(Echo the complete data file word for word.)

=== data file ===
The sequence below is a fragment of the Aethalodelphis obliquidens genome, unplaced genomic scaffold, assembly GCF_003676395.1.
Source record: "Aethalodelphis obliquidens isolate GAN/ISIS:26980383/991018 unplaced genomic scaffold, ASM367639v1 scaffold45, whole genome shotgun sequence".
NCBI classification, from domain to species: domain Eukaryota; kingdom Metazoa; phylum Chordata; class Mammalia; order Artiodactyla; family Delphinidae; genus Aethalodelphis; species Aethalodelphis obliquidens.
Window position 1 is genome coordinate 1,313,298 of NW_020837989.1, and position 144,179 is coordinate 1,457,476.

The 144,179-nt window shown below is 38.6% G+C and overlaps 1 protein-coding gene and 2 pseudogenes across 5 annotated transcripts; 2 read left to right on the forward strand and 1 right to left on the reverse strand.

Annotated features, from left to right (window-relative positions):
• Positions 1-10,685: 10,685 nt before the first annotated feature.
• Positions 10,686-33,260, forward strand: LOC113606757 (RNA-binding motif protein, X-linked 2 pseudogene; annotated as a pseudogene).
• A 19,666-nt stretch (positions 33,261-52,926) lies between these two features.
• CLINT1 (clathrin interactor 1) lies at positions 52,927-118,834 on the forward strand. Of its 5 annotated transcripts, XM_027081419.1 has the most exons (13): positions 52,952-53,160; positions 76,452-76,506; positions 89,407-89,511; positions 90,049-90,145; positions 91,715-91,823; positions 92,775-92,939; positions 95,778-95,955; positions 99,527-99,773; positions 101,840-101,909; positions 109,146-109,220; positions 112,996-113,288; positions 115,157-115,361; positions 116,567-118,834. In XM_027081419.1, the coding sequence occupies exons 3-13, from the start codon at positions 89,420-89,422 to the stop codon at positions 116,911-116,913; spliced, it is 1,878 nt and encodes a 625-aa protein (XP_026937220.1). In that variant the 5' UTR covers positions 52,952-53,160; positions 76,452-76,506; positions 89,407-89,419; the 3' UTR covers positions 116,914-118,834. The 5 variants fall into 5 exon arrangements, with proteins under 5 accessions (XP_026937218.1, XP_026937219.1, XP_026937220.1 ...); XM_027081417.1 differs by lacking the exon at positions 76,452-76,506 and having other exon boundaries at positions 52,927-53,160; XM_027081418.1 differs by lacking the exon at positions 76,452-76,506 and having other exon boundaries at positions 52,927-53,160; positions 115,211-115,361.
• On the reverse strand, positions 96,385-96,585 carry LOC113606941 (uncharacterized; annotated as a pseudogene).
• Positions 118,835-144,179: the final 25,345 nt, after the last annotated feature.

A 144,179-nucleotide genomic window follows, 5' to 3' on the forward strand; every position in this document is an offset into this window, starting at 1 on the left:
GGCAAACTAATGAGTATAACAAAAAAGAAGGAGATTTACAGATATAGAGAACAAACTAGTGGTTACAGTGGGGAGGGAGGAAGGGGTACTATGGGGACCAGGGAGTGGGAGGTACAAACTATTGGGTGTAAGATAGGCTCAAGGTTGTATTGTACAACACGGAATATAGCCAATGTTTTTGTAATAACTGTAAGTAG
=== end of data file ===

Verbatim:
The sequence below is a fragment of the Aethalodelphis obliquidens genome, unplaced genomic scaffold, assembly GCF_003676395.1.
Source record: "Aethalodelphis obliquidens isolate GAN/ISIS:26980383/991018 unplaced genomic scaffold, ASM367639v1 scaffold45, whole genome shotgun sequence".
NCBI classification, from domain to species: domain Eukaryota; kingdom Metazoa; phylum Chordata; class Mammalia; order Artiodactyla; family Delphinidae; genus Aethalodelphis; species Aethalodelphis obliquidens.
Window position 1 is genome coordinate 1,313,298 of NW_020837989.1, and position 144,179 is coordinate 1,457,476.

The 144,179-nt window shown below is 38.6% G+C and overlaps 1 protein-coding gene and 2 pseudogenes across 5 annotated transcripts; 2 read left to right on the forward strand and 1 right to left on the reverse strand.

Annotated features, from left to right (window-relative positions):
• Positions 1-10,685: 10,685 nt before the first annotated feature.
• Positions 10,686-33,260, forward strand: LOC113606757 (RNA-binding motif protein, X-linked 2 pseudogene; annotated as a pseudogene).
• A 19,666-nt stretch (positions 33,261-52,926) lies between these two features.
• CLINT1 (clathrin interactor 1) lies at positions 52,927-118,834 on the forward strand. Of its 5 annotated transcripts, XM_027081419.1 has the most exons (13): positions 52,952-53,160; positions 76,452-76,506; positions 89,407-89,511; positions 90,049-90,145; positions 91,715-91,823; positions 92,775-92,939; positions 95,778-95,955; positions 99,527-99,773; positions 101,840-101,909; positions 109,146-109,220; positions 112,996-113,288; positions 115,157-115,361; positions 116,567-118,834. In XM_027081419.1, the coding sequence occupies exons 3-13, from the start codon at positions 89,420-89,422 to the stop codon at positions 116,911-116,913; spliced, it is 1,878 nt and encodes a 625-aa protein (XP_026937220.1). In that variant the 5' UTR covers positions 52,952-53,160; positions 76,452-76,506; positions 89,407-89,419; the 3' UTR covers positions 116,914-118,834. The 5 variants fall into 5 exon arrangements, with proteins under 5 accessions (XP_026937218.1, XP_026937219.1, XP_026937220.1 ...); XM_027081417.1 differs by lacking the exon at positions 76,452-76,506 and having other exon boundaries at positions 52,927-53,160; XM_027081418.1 differs by lacking the exon at positions 76,452-76,506 and having other exon boundaries at positions 52,927-53,160; positions 115,211-115,361.
• On the reverse strand, positions 96,385-96,585 carry LOC113606941 (uncharacterized; annotated as a pseudogene).
• Positions 118,835-144,179: the final 25,345 nt, after the last annotated feature.

A 144,179-nucleotide genomic window follows, 5' to 3' on the forward strand; every position in this document is an offset into this window, starting at 1 on the left:
GGCAAACTAATGAGTATAACAAAAAAGAAGGAGATTTACAGATATAGAGAACAAACTAGTGGTTACAGTGGGGAGGGAGGAAGGGGTACTATGGGGACCAGGGAGTGGGAGGTACAAACTATTGGGTGTAAGATAGGCTCAAGGTTGTATTGTACAACACGGAATATAGCCAATGTTTTTGTAATAACTGTAAGTAG